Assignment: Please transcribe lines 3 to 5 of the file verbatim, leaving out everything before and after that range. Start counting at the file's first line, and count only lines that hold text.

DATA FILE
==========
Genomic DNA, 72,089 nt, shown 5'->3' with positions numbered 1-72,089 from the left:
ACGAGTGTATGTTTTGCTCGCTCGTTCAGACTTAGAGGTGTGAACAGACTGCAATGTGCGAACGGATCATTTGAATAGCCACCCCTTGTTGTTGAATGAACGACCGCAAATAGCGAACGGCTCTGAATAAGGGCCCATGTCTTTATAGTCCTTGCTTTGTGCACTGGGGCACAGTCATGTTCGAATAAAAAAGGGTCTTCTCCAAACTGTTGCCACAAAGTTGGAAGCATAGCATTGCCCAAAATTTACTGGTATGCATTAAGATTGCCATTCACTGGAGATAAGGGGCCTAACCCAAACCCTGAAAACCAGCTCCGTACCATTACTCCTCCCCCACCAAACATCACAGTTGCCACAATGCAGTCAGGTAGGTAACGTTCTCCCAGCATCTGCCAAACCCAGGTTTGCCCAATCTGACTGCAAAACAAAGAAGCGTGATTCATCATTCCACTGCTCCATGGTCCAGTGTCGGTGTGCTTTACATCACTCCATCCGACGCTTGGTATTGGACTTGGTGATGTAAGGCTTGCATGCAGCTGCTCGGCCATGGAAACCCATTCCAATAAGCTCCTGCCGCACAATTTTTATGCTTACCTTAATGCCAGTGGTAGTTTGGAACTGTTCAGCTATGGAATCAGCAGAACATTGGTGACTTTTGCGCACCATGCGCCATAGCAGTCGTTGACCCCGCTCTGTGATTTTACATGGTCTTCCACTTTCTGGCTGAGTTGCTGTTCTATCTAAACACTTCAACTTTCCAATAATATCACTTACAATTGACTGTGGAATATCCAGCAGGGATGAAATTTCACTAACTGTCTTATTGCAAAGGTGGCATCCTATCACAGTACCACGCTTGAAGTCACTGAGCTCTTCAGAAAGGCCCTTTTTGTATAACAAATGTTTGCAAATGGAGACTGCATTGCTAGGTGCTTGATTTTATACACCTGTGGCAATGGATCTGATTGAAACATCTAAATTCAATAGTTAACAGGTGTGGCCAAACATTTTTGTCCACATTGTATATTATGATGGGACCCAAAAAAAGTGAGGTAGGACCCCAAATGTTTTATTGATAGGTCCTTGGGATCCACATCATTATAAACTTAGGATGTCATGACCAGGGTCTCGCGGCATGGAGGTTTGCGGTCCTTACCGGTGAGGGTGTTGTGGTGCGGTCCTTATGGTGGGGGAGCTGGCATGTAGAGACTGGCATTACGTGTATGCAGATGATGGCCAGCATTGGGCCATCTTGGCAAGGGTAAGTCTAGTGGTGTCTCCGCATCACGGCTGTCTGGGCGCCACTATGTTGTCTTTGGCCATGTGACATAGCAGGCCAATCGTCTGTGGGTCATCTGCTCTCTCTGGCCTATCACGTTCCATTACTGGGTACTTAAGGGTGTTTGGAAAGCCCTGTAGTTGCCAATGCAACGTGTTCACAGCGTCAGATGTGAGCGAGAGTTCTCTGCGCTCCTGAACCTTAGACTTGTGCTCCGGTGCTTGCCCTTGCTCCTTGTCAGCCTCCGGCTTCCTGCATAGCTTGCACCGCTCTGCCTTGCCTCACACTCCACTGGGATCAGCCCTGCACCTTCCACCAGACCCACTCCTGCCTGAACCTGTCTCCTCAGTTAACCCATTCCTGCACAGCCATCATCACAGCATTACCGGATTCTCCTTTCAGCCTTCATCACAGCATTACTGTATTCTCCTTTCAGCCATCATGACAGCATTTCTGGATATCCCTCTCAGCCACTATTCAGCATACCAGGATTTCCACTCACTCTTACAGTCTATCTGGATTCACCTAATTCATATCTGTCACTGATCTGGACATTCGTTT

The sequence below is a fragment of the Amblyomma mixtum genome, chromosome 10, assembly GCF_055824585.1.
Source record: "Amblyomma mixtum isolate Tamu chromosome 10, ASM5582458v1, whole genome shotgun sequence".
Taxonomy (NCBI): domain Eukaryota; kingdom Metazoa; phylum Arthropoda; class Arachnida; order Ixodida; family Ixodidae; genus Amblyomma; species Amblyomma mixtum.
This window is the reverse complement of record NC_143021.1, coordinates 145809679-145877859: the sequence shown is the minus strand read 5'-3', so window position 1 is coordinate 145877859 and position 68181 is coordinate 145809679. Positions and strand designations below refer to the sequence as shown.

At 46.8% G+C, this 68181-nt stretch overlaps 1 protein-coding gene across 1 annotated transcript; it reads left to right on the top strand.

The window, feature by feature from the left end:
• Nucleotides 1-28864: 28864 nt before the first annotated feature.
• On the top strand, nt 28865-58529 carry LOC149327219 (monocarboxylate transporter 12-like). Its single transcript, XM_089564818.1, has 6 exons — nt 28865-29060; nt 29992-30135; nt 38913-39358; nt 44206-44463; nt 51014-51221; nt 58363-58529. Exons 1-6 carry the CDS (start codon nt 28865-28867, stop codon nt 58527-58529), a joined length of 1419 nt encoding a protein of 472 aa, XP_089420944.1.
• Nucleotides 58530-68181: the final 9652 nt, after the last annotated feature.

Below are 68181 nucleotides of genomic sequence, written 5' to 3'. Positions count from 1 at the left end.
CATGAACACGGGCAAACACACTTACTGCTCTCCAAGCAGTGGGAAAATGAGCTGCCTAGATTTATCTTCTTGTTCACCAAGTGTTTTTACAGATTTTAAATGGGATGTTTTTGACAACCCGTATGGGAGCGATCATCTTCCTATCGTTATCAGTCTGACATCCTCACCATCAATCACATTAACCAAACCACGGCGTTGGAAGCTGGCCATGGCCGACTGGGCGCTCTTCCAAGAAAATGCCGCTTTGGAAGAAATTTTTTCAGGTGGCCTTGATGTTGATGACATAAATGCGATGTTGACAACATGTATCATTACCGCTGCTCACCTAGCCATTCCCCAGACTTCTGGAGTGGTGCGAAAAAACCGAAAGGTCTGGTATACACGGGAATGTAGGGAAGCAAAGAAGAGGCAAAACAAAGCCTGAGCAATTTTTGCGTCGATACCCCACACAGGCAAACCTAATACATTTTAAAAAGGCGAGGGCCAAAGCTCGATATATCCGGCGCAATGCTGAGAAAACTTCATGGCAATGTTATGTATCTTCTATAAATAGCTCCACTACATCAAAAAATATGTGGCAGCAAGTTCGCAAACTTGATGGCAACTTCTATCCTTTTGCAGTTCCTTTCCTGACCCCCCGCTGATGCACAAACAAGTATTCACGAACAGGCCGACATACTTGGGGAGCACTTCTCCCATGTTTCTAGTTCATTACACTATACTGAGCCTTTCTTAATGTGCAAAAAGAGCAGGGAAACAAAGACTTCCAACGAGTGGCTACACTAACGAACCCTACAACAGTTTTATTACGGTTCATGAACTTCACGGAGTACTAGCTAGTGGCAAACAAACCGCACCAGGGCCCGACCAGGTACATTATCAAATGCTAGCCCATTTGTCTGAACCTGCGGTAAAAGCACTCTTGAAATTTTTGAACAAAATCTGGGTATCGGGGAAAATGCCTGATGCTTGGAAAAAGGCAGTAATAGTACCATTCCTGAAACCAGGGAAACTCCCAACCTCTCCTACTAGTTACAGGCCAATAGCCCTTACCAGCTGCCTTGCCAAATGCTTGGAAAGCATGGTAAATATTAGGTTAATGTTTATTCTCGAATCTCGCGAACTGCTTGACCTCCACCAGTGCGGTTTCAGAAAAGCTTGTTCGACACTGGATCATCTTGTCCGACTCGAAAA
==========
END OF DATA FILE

The sequence below is a fragment of the Amblyomma mixtum genome, chromosome 10, assembly GCF_055824585.1.
Source record: "Amblyomma mixtum isolate Tamu chromosome 10, ASM5582458v1, whole genome shotgun sequence".
Taxonomy (NCBI): domain Eukaryota; kingdom Metazoa; phylum Arthropoda; class Arachnida; order Ixodida; family Ixodidae; genus Amblyomma; species Amblyomma mixtum.